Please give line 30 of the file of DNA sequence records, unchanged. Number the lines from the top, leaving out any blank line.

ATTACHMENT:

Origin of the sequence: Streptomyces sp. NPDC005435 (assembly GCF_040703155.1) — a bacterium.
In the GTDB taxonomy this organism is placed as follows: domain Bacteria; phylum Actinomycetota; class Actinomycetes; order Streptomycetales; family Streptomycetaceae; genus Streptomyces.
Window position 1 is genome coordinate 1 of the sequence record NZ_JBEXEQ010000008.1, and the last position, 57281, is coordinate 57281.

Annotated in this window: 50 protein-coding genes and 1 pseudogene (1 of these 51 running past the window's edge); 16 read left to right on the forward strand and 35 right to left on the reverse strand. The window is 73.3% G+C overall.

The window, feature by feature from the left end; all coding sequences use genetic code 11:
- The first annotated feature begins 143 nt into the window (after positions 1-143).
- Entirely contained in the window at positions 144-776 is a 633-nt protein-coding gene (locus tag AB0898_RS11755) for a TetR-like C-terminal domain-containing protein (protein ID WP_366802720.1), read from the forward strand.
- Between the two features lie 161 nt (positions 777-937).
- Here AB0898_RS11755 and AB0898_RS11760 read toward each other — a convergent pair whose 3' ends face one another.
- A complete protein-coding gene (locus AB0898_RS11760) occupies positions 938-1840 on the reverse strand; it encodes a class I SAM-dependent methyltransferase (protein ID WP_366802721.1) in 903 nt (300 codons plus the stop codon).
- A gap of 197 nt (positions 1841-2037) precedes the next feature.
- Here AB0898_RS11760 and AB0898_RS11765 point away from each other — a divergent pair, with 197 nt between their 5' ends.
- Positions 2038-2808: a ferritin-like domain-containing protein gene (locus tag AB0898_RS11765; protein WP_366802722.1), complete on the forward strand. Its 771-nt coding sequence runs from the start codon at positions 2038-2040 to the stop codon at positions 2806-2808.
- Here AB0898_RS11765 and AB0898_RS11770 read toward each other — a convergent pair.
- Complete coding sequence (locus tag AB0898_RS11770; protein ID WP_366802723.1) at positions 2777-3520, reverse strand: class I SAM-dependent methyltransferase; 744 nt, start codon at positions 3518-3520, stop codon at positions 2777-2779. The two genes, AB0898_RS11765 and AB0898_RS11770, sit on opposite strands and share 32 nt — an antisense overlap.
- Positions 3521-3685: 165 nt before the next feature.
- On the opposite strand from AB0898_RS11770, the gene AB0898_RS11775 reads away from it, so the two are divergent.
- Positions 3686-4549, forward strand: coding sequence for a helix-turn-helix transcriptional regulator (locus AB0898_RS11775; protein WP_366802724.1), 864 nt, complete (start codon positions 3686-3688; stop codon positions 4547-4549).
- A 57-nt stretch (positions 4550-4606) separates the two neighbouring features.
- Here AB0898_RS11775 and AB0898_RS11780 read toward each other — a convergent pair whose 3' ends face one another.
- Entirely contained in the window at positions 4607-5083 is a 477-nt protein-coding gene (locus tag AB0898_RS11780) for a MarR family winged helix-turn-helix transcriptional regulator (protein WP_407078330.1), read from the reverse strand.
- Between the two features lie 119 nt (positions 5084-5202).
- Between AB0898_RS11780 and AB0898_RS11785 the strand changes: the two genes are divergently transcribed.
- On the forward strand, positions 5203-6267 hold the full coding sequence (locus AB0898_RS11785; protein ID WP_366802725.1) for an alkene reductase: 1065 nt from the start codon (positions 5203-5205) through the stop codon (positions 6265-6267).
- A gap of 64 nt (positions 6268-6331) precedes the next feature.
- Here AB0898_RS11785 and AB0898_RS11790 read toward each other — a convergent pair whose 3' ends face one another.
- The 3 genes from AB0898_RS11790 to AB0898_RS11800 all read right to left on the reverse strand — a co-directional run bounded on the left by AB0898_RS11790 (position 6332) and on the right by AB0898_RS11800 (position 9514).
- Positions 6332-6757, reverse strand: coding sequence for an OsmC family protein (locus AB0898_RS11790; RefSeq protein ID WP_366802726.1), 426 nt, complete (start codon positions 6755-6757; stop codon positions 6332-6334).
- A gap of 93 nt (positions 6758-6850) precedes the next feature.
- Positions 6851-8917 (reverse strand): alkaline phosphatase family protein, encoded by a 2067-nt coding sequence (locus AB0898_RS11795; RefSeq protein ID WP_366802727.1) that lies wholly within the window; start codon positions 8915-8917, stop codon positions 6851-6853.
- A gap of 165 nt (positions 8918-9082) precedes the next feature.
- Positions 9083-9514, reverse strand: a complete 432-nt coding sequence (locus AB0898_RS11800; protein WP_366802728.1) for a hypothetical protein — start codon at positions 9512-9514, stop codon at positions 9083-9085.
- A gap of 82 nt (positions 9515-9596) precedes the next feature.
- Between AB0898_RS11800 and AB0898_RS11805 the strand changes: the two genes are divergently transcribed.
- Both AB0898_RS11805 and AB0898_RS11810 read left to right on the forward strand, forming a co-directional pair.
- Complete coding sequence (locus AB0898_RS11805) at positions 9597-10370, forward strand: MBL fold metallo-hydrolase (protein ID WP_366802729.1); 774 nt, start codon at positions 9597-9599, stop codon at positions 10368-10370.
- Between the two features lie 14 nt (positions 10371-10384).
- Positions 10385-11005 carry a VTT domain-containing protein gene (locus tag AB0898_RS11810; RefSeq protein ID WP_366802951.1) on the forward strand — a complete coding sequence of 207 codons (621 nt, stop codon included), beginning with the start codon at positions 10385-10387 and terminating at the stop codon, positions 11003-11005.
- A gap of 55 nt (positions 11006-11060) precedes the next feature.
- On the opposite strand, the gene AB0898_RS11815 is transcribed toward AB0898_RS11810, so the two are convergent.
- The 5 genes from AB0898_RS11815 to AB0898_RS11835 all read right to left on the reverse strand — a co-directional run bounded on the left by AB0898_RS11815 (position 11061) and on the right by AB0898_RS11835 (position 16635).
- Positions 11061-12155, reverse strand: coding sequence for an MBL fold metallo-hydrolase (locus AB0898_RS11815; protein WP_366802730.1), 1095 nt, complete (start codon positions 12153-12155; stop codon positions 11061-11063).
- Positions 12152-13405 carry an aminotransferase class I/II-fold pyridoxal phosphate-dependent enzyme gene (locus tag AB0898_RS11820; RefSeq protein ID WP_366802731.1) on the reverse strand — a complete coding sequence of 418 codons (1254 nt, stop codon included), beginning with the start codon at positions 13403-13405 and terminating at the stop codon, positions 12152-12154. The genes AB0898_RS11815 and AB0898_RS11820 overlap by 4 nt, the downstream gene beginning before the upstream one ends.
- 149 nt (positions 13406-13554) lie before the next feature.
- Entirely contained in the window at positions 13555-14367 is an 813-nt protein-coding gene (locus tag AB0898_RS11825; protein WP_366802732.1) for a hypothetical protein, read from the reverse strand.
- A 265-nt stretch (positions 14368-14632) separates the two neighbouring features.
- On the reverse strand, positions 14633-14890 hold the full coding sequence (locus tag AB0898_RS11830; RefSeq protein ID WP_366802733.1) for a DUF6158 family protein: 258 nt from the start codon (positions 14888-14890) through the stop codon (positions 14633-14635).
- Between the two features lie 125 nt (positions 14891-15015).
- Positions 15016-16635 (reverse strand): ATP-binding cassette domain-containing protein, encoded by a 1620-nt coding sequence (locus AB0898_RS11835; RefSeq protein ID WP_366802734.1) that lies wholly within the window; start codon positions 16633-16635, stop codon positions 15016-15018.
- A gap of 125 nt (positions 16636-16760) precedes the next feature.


- Positions 6851-8917 (reverse strand): alkaline phosphatase family protein, encoded by a 2067-nt coding sequence (locus AB0898_RS11795; RefSeq protein ID WP_366802727.1) that lies wholly within the window; start codon positions 8915-8917, stop codon positions 6851-6853.